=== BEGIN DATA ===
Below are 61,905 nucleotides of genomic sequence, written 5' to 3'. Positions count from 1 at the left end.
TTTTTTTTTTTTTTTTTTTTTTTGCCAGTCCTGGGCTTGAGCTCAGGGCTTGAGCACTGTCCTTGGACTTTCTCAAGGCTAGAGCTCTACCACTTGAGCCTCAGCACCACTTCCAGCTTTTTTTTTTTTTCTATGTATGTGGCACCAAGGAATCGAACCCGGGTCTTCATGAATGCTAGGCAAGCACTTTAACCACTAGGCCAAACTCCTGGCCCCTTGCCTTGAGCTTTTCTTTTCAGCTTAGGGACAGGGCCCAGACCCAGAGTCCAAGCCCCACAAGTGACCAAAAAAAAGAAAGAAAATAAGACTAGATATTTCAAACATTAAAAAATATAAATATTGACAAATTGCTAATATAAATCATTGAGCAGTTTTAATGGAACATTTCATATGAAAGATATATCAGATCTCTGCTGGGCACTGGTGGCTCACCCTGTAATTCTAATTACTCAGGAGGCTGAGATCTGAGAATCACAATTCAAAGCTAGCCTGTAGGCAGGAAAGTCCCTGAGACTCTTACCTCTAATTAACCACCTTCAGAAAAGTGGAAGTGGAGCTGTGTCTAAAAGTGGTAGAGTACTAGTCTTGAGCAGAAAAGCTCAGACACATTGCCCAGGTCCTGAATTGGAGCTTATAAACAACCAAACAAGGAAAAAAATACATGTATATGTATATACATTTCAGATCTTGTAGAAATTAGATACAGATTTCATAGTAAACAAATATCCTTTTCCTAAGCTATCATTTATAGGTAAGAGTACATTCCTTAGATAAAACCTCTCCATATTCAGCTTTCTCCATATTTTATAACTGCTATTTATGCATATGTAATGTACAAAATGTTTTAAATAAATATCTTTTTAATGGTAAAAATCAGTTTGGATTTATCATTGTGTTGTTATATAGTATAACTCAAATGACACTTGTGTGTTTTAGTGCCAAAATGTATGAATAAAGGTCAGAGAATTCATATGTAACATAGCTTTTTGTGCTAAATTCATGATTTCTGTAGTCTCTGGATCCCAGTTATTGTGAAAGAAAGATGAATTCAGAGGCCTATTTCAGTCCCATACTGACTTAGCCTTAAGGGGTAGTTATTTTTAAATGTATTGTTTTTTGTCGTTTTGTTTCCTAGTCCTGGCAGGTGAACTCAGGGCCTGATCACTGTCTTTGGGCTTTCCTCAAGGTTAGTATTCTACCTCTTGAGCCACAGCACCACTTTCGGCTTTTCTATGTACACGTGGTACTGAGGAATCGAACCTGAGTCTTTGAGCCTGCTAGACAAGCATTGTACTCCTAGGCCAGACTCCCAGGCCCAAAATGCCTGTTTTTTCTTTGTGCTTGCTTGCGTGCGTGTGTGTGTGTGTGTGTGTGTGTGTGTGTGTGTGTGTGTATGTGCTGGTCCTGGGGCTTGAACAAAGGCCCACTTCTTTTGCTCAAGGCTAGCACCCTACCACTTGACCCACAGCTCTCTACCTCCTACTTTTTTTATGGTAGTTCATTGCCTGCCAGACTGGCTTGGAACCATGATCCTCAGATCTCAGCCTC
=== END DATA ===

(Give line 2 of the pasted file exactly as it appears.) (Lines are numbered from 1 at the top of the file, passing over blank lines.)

TTTTTTTTTTTTTTTTTTTTTTTGCCAGTCCTGGGCTTGAGCTCAGGGCTTGAGCACTGTCCTTGGACTTTCTCAAGGCTAGAGCTCTACCACTTGAGCCTCAGCACCACTTCCAGCTTTTTTTTTTTTTCTATGTATGTGGCACCAAGGAATCGAACCCGGGTCTTCATGAATGCTAGGCAAGCACTTTAACCACTAGGCCAAACTCCTGGCCCCTTGCCTTGAGCTTTTCTTTTCAGCTTAGGGACAGGGCCCAGACCCAGAGTCCAAGCCCCACAAGTGACCAAAAAAAAGAAAGAAAATAAGACTAGATATTTCAAACATTAAAAAATATAAATATTGACAAATTGCTAATATAAATCATTGAGCAGTTTTAATGGAACATTTCATATGAAAGATATATCAGATCTCTGCTGGGCACTGGTGGCTCACCCTGTAATTCTAATTACTCAGGAGGCTGAGATCTGAGAATCACAATTCAAAGCTAGCCTGTAGGCAGGAAAGTCCCTGAGACTCTTACCTCTAATTAACCACCTTCAGAAAAGTGGAAGTGGAGCTGTGTCTAAAAGTGGTAGAGTACTAGTCTTGAGCAGAAAAGCTCAGACACATTGCCCAGGTCCTGAATTGGAGCTTATAAACAACCAAACAAGGAAAAAAATACATGTATATGTATATACATTTCAGATCTTGTAGAAATTAGATACAGATTTCATAGTAAACAAATATCCTTTTCCTAAGCTATCATTTATAGGTAAGAGTACATTCCTTAGATAAAACCTCTCCATATTCAGCTTTCTCCATATTTTATAACTGCTATTTATGCATATGTAATGTACAAAATGTTTTAAATAAATATCTTTTTAATGGTAAAAATCAGTTTGGATTTATCATTGTGTTGTTATATAGTATAACTCAAATGACACTTGTGTGTTTTAGTGCCAAAATGTATGAATAAAGGTCAGAGAATTCATATGTAACATAGCTTTTTGTGCTAAATTCATGATTTCTGTAGTCTCTGGATCCCAGTTATTGTGAAAGAAAGATGAATTCAGAGGCCTATTTCAGTCCCATACTGACTTAGCCTTAAGGGGTAGTTATTTTTAAATGTATTGTTTTTTGTCGTTTTGTTTCCTAGTCCTGGCAGGTGAACTCAGGGCCTGATCACTGTCTTTGGGCTTTCCTCAAGGTTAGTATTCTACCTCTTGAGCCACAGCACCACTTTCGGCTTTTCTATGTACACGTGGTACTGAGGAATCGAACCTGAGTCTTTGAGCCTGCTAGACAAGCATTGTACTCCTAGGCCAGACTCCCAGGCCCAAAATGCCTGTTTTTTCTTTGTGCTTGCTTGCGTGCGTGTGTGTGTGTGTGTGTGTGTGTGTGTGTGTGTGTGTGTATGTGCTGGTCCTGGGGCTTGAACAAAGGCCCACTTCTTTTGCTCAAGGCTAGCACCCTACCACTTGACCCACAGCTCTCTACCTCCTACTTTTTTTATGGTAGTTCATTGCCTGCCAGACTGGCTTGGAACCATGATCCTCAGATCTCAGCCTC